Sometimes, you meet a person that makes an impression that lasts a very long time. Sometimes, that impression lasts a lifetime. It would be too easy for me to say that I don’t do impressions; I do humor writing. The problem is, I know the former part of the preceding statement to be false. Others might argue that the latter part is also false.
1991 was a rough year for me. I had just endured the end of my first marriage and was living with a couple I knew from church. The wife of the couple was the church receptionist. On Wednesday nights, I would hang out at the church a couple of hours before service since the couple’s home was about an hour away. We’d hang out, attend the service, and go home afterward. In the hours prior to the service, I would often sit and play my guitar to pass the time. After the service was over, a young, bearded man approached me. He extended his hand and said “I’m Richard. I rather enjoyed your playing earlier”. I thanked him for his generous compliment and introduced myself. He mentioned that he owned a 6 string acoustic as well as a 12 string. He offered to bring his 12 string to church at the following service. I told him I looked forward to it and we both went home for the night.
Richard and I would meet rather often over the next year with our guitars. We played everything from Johnny Cash to John Prine to John Michael Talbot. When we got tired of songs by people named John. We’d gravitate toward the silly side. We always include an old Ray Stevens favorite named “Fred”. “Fred” was a song about a dog that was typically hard to finish because the lyrics made us laugh so hard. As we got to know one another. We discovered that we both had a love for puns. Richard and I would trade puns back and forth every time we saw one another. Sometimes, it was done in a manner of two blues musicians riffing in a call-and-response pattern. Other times, we were clearly trying to top one another. We usually wouldn’t stop until the other began laughing so hard he couldn’t continue.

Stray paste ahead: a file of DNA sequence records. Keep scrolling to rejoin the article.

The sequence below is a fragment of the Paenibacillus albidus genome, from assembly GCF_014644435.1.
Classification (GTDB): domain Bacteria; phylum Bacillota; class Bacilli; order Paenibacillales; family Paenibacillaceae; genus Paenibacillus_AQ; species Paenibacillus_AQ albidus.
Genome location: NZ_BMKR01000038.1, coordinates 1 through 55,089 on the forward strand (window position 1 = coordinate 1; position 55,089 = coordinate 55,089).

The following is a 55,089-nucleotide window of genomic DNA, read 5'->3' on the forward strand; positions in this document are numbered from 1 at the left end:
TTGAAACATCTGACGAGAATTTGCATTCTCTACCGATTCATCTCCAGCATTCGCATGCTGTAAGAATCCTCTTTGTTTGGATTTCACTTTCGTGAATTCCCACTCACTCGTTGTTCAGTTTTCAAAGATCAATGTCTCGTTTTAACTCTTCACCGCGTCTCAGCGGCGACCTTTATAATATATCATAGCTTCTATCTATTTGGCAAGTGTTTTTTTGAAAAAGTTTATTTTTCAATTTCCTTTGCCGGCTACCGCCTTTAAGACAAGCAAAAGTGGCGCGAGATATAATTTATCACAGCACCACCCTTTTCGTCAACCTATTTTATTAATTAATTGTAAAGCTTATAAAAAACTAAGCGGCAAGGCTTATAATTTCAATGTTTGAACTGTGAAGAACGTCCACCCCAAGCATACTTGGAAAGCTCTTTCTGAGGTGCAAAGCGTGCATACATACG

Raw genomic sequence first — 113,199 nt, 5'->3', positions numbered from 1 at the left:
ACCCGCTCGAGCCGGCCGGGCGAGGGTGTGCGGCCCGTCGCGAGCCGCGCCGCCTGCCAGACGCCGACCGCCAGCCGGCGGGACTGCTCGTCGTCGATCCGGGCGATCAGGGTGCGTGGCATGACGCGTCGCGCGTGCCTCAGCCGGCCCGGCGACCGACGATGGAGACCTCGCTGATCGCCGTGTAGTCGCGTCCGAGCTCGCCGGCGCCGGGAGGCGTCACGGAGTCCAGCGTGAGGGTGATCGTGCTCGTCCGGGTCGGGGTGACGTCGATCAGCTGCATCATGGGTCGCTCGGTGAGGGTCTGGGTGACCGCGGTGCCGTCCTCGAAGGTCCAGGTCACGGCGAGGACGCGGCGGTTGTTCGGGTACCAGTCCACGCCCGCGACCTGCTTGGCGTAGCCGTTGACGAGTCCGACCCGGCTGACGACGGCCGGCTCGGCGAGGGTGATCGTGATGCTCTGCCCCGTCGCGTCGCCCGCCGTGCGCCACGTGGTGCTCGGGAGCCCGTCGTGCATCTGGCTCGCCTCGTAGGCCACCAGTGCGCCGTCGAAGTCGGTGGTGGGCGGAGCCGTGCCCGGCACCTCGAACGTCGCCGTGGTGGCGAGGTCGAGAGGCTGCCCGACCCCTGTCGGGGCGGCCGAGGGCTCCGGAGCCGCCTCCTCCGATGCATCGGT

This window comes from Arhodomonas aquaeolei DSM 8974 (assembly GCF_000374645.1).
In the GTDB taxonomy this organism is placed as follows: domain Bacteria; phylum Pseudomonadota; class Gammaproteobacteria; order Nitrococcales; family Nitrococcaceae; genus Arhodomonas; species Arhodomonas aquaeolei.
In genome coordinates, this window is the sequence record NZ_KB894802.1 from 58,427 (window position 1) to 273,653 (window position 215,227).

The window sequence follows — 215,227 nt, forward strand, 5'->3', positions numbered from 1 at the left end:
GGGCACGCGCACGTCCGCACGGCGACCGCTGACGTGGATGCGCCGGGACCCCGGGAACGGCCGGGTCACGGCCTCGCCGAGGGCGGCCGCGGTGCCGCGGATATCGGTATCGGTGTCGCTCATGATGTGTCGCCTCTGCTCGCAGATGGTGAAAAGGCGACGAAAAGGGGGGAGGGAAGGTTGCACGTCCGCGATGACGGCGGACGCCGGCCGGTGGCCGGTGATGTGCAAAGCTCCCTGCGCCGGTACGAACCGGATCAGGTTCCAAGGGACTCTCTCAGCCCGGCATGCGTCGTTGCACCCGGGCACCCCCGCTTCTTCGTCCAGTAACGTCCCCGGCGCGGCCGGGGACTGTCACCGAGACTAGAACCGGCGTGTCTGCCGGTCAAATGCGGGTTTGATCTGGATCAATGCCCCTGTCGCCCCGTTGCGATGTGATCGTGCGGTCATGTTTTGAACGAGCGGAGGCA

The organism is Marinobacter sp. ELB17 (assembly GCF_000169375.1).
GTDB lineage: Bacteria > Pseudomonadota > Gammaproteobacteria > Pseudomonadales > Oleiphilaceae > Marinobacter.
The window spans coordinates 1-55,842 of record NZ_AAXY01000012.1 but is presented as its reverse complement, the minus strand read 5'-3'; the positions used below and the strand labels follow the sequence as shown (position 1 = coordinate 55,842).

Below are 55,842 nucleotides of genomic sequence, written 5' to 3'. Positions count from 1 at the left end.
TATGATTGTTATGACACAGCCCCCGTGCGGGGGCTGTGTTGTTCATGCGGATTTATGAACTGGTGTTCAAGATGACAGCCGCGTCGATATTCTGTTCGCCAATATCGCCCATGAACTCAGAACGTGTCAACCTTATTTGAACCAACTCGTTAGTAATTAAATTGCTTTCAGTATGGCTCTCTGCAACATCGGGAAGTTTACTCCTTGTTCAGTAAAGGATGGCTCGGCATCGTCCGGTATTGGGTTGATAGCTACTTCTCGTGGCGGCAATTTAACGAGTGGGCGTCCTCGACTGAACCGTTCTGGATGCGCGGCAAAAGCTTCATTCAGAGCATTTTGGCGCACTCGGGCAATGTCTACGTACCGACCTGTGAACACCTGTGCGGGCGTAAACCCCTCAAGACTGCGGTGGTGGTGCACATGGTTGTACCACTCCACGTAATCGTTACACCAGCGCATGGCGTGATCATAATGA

I would also come to find Richard to be a model of chivalry and generosity. I didn’t have a car when I first met Richard. He gave me many rides. He offered me many meals as he loved to cook. Whenever anyone thanked Richard, the response was always the same – “You’re always welcome”. If you did Richard a favor, the response was also always the same – “Thanks a lot. Yer cool. You really are.”
Over the years that followed, Richard and I would go through some changes. We both got married. Richard even drove my wife and me to the hospital when she was in labor with our youngest child. One night, my wife got an email with some devastating news. Richard was in the hospital and had been diagnosed with leukemia. We visited with Richard and his wife while he was in the hospital. We, of course, traded puns as we enjoyed one another’s company. As my wife and I were leaving, I shook Richard’s hand. We made tentative plans to go out for a bite after he got out of the hospital.
Richard passed away a few short days after our visit. My wife and I went to his memorial service. There was a lovely display table of many mementos. What caught my attention the most was his guitar that was displayed on the table. My mind went back to when we played together many years before. Richard and I, unfortunately had the same aggressive attack on our instruments. As a result, we broke strings often. It was always the same string. Richard and I were constantly replacing the G string for each others guitars. After the memorial service was over, I went back to the display table and gazed at the guitar. As I stared and remembered, I noticed something about the guitar. The G string was missing. You could even see the windings in the tuning machine where the string broke. I couldn’t think of a more fitting tribute for my friend. Thanks for all you’ve done, Richard. YER COOL!